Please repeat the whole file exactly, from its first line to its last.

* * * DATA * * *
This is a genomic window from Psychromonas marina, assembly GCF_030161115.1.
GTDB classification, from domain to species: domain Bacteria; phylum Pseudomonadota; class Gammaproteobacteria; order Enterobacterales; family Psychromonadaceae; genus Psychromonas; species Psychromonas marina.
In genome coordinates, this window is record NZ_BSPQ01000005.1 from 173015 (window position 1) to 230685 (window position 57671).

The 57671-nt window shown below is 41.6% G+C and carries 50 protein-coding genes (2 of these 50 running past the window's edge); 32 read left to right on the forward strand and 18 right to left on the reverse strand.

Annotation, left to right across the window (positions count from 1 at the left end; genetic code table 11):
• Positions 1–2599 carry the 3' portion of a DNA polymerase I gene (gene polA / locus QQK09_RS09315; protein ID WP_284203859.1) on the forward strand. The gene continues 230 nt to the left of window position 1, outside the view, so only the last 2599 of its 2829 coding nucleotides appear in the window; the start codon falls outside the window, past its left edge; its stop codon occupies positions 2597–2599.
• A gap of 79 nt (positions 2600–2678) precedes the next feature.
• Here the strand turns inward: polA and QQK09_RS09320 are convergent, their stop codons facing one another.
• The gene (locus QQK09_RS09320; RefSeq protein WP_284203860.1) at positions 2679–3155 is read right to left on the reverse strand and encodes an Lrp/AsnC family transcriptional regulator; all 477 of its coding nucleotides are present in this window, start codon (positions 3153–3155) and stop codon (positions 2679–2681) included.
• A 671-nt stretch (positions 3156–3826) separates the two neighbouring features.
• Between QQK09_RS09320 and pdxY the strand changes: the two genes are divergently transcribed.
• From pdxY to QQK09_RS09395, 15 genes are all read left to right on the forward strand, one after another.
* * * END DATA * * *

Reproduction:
This is a genomic window from Psychromonas marina, assembly GCF_030161115.1.
GTDB classification, from domain to species: domain Bacteria; phylum Pseudomonadota; class Gammaproteobacteria; order Enterobacterales; family Psychromonadaceae; genus Psychromonas; species Psychromonas marina.
In genome coordinates, this window is record NZ_BSPQ01000005.1 from 173015 (window position 1) to 230685 (window position 57671).

The 57671-nt window shown below is 41.6% G+C and carries 50 protein-coding genes (2 of these 50 running past the window's edge); 32 read left to right on the forward strand and 18 right to left on the reverse strand.

Annotation, left to right across the window (positions count from 1 at the left end; genetic code table 11):
• Positions 1–2599 carry the 3' portion of a DNA polymerase I gene (gene polA / locus QQK09_RS09315; protein ID WP_284203859.1) on the forward strand. The gene continues 230 nt to the left of window position 1, outside the view, so only the last 2599 of its 2829 coding nucleotides appear in the window; the start codon falls outside the window, past its left edge; its stop codon occupies positions 2597–2599.
• A gap of 79 nt (positions 2600–2678) precedes the next feature.
• Here the strand turns inward: polA and QQK09_RS09320 are convergent, their stop codons facing one another.
• The gene (locus QQK09_RS09320; RefSeq protein WP_284203860.1) at positions 2679–3155 is read right to left on the reverse strand and encodes an Lrp/AsnC family transcriptional regulator; all 477 of its coding nucleotides are present in this window, start codon (positions 3153–3155) and stop codon (positions 2679–2681) included.
• A 671-nt stretch (positions 3156–3826) separates the two neighbouring features.
• Between QQK09_RS09320 and pdxY the strand changes: the two genes are divergently transcribed.
• From pdxY to QQK09_RS09395, 15 genes are all read left to right on the forward strand, one after another.